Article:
How Not to “Be the Client”
Over the last couple of months I had two interactions with marketers that left me uncomfortable and a little annoyed. But I didn’t articulate anything until reading Lisa’s previous post here about “Being the Client,” which got me thinking about how these two marketers definitely did not consider being me (the client).
The two interactions were almost identical. In both cases I received a communication through the mail from a company. The first was the car company who made the automobile I just bought and the second was from my mobile phone carrier. Both sent me something that started with one big, bold word:
One congratulated me for buying their new car and the other congratulated me because they designated me a VIP customer. My reaction to both was the same, “Why are you congratulating me? You should be thanking me for buying your product or service (and I congratulating you on being selected).” In fact, I was being more than nit-picky over their choices of a word—I was annoyed at their arrogant perceptions of our relative positions in the business transactions. They might have thought that they were providing good customer service, but they failed because they didn’t put themselves in my shoes before formulating their marketing messages.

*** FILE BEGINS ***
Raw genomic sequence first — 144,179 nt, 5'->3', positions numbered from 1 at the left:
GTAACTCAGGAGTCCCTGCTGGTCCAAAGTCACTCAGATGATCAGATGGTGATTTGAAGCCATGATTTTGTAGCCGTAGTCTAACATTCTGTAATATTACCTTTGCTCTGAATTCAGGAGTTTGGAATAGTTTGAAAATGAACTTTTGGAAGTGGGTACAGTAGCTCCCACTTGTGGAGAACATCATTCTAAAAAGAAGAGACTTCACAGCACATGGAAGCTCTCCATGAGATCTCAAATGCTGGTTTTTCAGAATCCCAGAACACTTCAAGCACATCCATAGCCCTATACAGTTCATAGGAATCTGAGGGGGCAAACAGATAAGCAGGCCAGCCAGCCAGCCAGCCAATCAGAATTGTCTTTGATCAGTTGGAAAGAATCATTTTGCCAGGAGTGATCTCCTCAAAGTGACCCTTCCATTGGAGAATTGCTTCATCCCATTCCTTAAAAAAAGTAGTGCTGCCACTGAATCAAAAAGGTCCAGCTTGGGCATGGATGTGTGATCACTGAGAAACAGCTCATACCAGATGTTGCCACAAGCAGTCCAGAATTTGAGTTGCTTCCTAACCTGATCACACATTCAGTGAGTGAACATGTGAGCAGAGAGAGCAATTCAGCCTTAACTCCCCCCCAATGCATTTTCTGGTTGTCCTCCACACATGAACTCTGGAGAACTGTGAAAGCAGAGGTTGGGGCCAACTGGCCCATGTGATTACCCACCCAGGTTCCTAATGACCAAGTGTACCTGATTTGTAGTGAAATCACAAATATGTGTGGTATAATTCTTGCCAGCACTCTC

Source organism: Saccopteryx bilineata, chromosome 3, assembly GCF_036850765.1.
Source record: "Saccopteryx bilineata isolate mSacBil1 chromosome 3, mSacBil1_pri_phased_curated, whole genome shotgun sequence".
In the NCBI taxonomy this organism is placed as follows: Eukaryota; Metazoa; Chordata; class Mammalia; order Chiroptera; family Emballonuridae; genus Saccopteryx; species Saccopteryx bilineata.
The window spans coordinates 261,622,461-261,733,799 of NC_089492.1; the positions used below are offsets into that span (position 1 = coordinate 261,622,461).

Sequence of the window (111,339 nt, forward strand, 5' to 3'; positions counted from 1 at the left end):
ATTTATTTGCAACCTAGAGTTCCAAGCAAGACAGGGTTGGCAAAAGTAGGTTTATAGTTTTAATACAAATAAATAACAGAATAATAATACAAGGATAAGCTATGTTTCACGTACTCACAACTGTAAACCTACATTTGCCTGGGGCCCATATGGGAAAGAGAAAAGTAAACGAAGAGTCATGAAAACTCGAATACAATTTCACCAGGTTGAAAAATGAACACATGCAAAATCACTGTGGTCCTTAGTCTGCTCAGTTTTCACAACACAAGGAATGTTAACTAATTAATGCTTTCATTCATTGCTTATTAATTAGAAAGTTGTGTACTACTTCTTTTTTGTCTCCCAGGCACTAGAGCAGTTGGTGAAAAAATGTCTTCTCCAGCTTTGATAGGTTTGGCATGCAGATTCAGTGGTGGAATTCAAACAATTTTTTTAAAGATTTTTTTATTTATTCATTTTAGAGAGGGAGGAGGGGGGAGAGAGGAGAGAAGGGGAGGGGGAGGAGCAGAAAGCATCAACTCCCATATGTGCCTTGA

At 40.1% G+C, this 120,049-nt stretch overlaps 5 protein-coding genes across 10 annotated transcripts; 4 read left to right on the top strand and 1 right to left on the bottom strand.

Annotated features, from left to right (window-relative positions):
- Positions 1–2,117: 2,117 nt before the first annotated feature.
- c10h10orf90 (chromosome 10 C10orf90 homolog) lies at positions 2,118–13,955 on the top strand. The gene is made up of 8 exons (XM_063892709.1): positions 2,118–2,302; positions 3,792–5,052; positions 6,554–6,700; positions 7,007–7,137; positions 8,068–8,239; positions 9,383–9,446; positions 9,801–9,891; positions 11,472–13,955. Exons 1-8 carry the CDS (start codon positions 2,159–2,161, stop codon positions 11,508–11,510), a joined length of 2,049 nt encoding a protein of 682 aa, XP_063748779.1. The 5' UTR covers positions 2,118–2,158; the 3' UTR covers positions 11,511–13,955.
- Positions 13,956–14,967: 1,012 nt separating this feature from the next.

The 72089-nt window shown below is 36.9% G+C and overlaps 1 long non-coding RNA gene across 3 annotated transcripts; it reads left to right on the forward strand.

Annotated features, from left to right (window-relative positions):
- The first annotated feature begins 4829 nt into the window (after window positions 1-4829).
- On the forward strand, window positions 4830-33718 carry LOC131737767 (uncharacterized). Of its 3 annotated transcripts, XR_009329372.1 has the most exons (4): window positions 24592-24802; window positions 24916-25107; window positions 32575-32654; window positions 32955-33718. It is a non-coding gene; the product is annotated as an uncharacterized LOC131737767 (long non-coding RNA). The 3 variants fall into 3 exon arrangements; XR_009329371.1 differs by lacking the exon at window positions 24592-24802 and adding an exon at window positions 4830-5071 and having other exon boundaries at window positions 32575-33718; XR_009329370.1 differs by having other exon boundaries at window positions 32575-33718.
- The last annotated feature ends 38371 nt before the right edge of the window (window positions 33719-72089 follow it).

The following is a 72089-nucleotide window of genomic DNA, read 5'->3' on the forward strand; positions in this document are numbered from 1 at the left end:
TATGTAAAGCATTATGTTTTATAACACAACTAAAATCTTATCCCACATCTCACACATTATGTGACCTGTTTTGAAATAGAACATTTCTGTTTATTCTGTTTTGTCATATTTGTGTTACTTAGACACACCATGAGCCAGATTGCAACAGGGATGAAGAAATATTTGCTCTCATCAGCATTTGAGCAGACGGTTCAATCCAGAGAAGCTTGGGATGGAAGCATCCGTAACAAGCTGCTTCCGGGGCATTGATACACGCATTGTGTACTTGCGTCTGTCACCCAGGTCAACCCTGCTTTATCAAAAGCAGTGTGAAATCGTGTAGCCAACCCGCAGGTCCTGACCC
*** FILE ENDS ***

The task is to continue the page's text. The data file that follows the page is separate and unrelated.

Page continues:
Such a simple concept—“Be the Client”—but such a powerful foundation for any marketer. That’s one of the reasons why Domus has been so successful with its clients. Domus account managers never lose sight of their clients’ perspectives. And they make sure that their clients never lose sight of their customers’ perspectives.
As an addendum, here's a follow-up to this blog: Arrogant Marketing, Part 2.